During the long period of peace, following the confusion of the Northern War which crippled Baltic trade for the first two decades of the eighteenth century, the prosperity of Lübeck gradually increased, although the town was far removed from the great trade-routes of the world. The Imperial Delegates' Enactment of 1803 (see GERMANY) brought it a small increase of territory by assigning to it the portion of that diocese (the area capituli) which lay within its boundaries; the remainder fell to the Duchy of Oldenburg, to which the episcopal line of the House of Gottorp had succeeded in 1773, and forms to-day the Oldenburg principality of Lübeck. As the imperial delegates had also guaranteed Lübeck perpetual neutrality, and the citizens had begun to level the fortifications, they were unable to offer any resistance to the French, who, after the Battle of Jena, in 1806, pursued Blücher northwards. Occupied by the French on 5 November, the town was pillaged for three days and remained in their possession until 1813. For the Catholics, who then numbered between 500 and 600 the foreign occupation brought, in some measure, an equality of rights with the Protestants, and the liberty—never since contested—of baptizing and marrying, their co-religionists according to Catholic rites, without outside interference. The Congress of Vienna recognized Lübeck as a free member of the German League. Subsequently the town devoted itself with great energy to removing all the obstacles impeding the development of its commerce and navigation. These were due principally to the opposition of Denmark, which still occupied Holstein.
The Liberal Constitution of 1848, which guaranteed to the middle classes a great measure of influence in the government of the city side by side with the Senate, contributed very greatly to foster the public spirit of the citizens and initiated a new period of prosperity for the old Hanse town. Its inclusion in the German Customs Union (Zollverein) opened to Lübeck, in 1868, a great field of commercial activity. In 1866 Lübeck had unhesitatingly taken the side of Prussia. In the new German Empire its position as a free city is unimpaired: under the protection of the Empire, and during the long epoch of peace since1871, it has developed, not precipitately, but steadily and surely, and its population has more than doubled (1871: in the city, 39,743, and within the state boundaries, 52,158; 1905: in the city, 91,541, and in the state, 105,857).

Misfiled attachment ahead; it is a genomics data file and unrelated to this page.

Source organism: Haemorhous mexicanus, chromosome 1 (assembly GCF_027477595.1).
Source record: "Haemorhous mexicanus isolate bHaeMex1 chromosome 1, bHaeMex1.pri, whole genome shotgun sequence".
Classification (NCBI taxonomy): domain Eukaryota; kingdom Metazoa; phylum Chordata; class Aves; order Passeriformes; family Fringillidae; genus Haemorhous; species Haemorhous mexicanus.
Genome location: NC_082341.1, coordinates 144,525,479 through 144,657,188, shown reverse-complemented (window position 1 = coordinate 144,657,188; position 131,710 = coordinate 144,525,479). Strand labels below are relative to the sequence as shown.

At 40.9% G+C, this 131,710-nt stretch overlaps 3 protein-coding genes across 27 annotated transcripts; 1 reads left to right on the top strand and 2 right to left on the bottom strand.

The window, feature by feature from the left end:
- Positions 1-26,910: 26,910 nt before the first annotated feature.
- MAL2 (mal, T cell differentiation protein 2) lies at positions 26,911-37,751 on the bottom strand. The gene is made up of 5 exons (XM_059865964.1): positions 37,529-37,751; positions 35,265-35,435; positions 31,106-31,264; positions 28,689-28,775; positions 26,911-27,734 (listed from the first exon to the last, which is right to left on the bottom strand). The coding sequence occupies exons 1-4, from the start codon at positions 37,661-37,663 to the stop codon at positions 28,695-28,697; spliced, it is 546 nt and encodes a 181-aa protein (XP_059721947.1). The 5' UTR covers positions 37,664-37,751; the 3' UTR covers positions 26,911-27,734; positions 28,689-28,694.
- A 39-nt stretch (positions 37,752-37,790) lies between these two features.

The Catholics of Lübeck, whom immigration has increased almost threefold since 1871, are subject to the Vicar Apostolic of the Northern Missions. The priests of the parish of Lübeck (1 pastor and 3 assistants minister to all the Catholics of the free state, the Catholics of the Principality of Lübeck, who live nearer Lübeck than to Eutin, and a portion of the Catholics of Ratzeburg, Lauenberg, Holstein, and Mecklenburg-Schwerin. The Catholic soldiers are spiritually subject to the army provost at Berlin, who entrusts them to the care of the pastor at Lübeck.
By the Regulation of 18 March, 1904, which determines its relations towards the Catholic Church, the state has reserved to itself the jus circa sacra. The names of the clergy appointed by the Bishop of Osnabrück must be submitted to the Senate with copies of all their certificates of studies. Religious orders and congregations may at any time be excluded by the Senate. Catholic citizens, who are taxed on an income of more than 1000 marks, must pay a church tax; otherwise, the ecclesiastical revenue is derived from the general church and school funds, and— since this is insufficient to meet the expenditure—from the voluntary contributions of the Catholics, who are mostly poor, and from the Bonifatiusverein. To the assistance of this association is also due the erection of the parish church of the Sacred Heart in the town (1888-91) and of the chapel-of-ease in the industrial district of Kucknitz (1909-10). Since 1850 there has been a Catholic school, which is conducted by a religious director, and has received since 1905 a grant from the state. In 1874 an establishment of the Sisters of Charity of St. Vincent de Paul, from the mother-house at Breslau, was founded to teach and to care for the sick. The Catholic associations of Lübeck include those of the Christian Family, the Holy Childhood, Guardian Angels, St. Elizabeth, St. Charles Borromeo and one for the adornment of poor churches, an association for Catholic business men and officials, a men's association; an association for journeymen, one for youths, and a Sodality of Mary for unmarried women. The Catholic press is represented by the "Nordische Volkszeitung".